GusmÃ£o and Paiva’s Slow Revolution
In putting together the newest exhibition at Milan’s expansive Hangar Bicocca space, artistic advisor Vicente Todolí had some parameters in mind for João Maria Gusmão and Pedro Paiva, who have functioned as artistic partners since 2001. “I’m kind of a babysitter curator,” Todolí, who was director of the Tate Modern for seven years, laughs. “I always come up with content first—I am old-fashioned.”
For Gusmão and Paiva, that meant sticking to what the Portuguese artists are best-known for—their short, silent, slow-motion films, as well as three camera obscura installations—and taking an expansive view of their careers to date. “I came up with the idea that it had to concentrate with films and camera obscuras, and it had to be an overview, a kind of retrospective—which young artists are always scared of,” Todolí says. “‘Ah, the retrospective!’ What’s wrong with a retrospective? It’s fantastic. It’s like a portrait of you at this point. It’s perfect. People can see your different interests.”
Gusmão and Paiva’s interests are widely varied, as is evident in the diversity of subjects they film. The exhibition is titled “Papagaio,” the Portuguese word for “parrot,” and the first video the viewer encounters upon entering the massive, darkened exhibition space depicts a slow-motion parrot flapping its wings. Like this one, Gusmão and Paiva’s films are often deceptively simple: a tortoise moves its head; two men watch a game of ping-pong; a baker kneads and tosses a piece of dough; a fly lands on the end of a balanced seesaw and eventually tips it over; a logger cuts into a tree with a chainsaw. Each of these takes place over only a few seconds of action, but the artists shoot their subjects at 3,000 frames per second and then slow the footage down to the normal 24, resulting in a slow-motion film several minutes in length that is at once crisper and more uncanny than the more common method of simply slowing down footage recorded at the usual rate. The pieces are mysterious and haunting; though Gusmão and Paiva are open about their influences (French playwright Alfred Jarry, Nietzsche, the poet Fernando Pessoa’s “recreational metaphysics,” the scientific study of the phenomenon known as paramnesia or déjà vu), they are reluctant to provide much explanation about any individual piece.
The still-nascent Hangar, a vast reconstituted industrial space formerly occupied by a rail-vehicle company and revived by the Pirelli company in 2012 for the purpose of developing and exhibiting contemporary art, is a fitting context in which to view Gusmão and Paiva’s work. Just as the artists demand that the viewer reexamine the mechanisms underlying small, daily movements and actions, the raw, exposed space of the gallery exposes the production of the exhibition itself. Gusmão and Paiva play this up: the films’ projectors are prominently placed, in full view, and their quiet clatter provides a kind of soundtrack as the viewer moves from pocket to pocket within the space. “The challenge is how to turn the installation into an exhibit in itself, almost into one piece,” Todolí explains. “We want that empty space in between to really be the invisible glue. This way, it is a kind of organic dialogue, and sometimes you build an installation, and sometimes, like in this case, you build a structure. They already had this system with bleachers and projections at different heights, but this is by far the most complex [iteration].”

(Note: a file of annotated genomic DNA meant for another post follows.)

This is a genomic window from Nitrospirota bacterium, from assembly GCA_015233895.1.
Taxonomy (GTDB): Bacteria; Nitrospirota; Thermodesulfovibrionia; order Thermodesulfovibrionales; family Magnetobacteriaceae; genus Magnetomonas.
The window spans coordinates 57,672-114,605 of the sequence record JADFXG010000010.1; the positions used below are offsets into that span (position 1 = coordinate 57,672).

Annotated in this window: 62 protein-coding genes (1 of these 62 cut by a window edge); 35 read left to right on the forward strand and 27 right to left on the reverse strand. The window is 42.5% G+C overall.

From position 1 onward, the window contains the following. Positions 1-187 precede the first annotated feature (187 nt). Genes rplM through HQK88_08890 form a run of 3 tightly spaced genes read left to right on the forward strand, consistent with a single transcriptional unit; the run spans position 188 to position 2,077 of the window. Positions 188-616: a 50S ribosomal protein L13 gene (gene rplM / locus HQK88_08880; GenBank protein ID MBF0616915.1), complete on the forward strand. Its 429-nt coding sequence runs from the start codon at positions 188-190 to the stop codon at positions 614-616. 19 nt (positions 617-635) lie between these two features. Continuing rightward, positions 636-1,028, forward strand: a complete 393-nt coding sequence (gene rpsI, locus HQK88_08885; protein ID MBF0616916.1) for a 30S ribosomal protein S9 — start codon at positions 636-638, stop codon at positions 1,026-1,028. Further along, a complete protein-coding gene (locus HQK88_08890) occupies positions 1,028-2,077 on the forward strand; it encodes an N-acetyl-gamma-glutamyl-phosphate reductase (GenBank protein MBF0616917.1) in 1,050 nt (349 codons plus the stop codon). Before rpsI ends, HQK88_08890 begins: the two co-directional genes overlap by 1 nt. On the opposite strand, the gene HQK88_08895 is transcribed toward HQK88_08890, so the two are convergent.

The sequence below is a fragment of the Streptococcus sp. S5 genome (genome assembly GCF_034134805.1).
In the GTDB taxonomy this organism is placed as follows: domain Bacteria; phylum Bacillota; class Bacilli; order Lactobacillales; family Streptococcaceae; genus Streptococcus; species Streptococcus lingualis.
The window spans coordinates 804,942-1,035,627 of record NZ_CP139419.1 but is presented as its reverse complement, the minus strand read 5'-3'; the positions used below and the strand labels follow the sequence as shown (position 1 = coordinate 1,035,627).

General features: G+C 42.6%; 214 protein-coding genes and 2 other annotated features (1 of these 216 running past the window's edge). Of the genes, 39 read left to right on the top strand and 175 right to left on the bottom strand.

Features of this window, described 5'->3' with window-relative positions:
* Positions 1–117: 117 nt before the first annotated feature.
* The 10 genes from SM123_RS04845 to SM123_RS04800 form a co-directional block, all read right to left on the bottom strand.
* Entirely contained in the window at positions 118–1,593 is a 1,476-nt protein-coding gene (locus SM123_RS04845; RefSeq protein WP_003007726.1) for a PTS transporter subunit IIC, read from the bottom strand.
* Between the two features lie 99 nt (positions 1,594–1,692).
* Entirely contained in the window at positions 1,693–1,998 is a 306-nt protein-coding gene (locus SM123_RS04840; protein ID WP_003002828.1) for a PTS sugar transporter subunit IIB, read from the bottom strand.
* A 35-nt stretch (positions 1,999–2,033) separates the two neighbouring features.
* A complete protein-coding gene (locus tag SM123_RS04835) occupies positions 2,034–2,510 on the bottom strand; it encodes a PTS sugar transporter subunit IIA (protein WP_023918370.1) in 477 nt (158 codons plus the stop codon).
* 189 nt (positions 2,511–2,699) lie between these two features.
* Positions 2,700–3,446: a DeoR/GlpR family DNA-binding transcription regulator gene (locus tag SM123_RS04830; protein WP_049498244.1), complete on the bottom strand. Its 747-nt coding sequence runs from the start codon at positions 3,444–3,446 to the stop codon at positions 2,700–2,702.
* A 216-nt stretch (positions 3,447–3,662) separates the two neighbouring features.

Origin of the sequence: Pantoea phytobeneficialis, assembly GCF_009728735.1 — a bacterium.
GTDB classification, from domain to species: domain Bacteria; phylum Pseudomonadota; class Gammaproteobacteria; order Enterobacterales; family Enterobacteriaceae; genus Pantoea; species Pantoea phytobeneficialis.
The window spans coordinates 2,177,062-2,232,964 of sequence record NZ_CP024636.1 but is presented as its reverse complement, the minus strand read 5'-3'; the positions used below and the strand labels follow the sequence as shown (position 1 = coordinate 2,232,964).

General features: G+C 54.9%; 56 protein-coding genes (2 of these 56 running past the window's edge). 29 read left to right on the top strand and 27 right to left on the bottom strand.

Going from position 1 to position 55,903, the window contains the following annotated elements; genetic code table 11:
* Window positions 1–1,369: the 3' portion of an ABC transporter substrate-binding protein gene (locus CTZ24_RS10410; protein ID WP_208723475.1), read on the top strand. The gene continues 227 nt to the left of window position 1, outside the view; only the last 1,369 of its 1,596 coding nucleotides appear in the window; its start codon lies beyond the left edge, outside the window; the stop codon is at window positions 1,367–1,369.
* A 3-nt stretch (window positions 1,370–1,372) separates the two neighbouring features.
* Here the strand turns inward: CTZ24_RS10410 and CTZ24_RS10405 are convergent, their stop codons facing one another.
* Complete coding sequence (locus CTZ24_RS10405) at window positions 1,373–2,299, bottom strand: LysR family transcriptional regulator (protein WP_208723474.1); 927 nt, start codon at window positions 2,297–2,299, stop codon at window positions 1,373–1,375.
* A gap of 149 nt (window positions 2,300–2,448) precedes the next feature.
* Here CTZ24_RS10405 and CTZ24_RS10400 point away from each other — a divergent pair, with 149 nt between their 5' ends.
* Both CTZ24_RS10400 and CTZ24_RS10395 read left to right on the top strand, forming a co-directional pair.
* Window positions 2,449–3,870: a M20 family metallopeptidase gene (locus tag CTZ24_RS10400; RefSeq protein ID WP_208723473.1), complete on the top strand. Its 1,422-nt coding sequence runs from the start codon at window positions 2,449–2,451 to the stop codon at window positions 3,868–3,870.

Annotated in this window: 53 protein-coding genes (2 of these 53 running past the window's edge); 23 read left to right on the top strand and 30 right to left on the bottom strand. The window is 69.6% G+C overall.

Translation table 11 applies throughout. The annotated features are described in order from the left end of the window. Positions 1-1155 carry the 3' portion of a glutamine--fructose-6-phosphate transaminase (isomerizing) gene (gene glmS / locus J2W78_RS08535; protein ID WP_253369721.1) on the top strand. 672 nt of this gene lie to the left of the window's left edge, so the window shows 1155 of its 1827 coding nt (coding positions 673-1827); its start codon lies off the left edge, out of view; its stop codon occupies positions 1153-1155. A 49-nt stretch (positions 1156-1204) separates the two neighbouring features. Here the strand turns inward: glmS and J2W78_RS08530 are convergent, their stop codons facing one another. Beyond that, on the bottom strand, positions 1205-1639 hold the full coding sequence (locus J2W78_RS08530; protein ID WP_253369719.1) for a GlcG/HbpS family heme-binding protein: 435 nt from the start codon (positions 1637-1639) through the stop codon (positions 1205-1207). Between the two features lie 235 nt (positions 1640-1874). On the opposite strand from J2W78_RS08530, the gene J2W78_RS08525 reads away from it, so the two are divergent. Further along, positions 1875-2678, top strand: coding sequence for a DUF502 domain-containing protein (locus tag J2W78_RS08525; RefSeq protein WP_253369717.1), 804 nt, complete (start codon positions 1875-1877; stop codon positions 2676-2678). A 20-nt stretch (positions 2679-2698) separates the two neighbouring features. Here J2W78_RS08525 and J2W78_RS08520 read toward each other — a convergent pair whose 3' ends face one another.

Meanwhile, the three camera obscuras—featuring an window scene, the upside-down retinal transfer of a train car, and a series of spinning bicycle wheels—exist in their own small enclaves, but are likewise open to deconstruction by the viewer. It’s possible to view, through small windows in the installation, the raw materials, lights, and lenses that come together to form the camera obscura. A final film in the installation represents a departure for the artists: it is 43 minutes long, a fly-on-the-wall recording of an animist ritual the artists shot in São Tomé and Príncipe.
The exhibition is designed to encourage fluid movement between the 35 short films, longer film, and three camera obscuras, rather than a disjointed experience of one piece at a time. One large enclosure in the center features six projectors, each of which loops two films at different lengths—meaning, based on the particular confluence present at any given time, each experience of that room is unique. “It has to be a dialogue with the architecture, a symbiotic dialogue, so the result is a unique exhibition that you cannot see anywhere else but here,” Todolí says.
Todolí first came across the work of Gusmão and Paiva when he was the director of the Museu Serralves in Lisbon: “It was just a bunch of small films at the beginning. I said, ‘Oh, strange. Who are these guys?'” They’ve come a long way since then. In composing “Papagaio,” he was acutely aware of the challenges the Internet age presents to curators who wish to highlight video art. “Why stay and experience this if I can sit at home?” he laughs. “Rooms, there are many in the whole world. Places like this, there are very few.”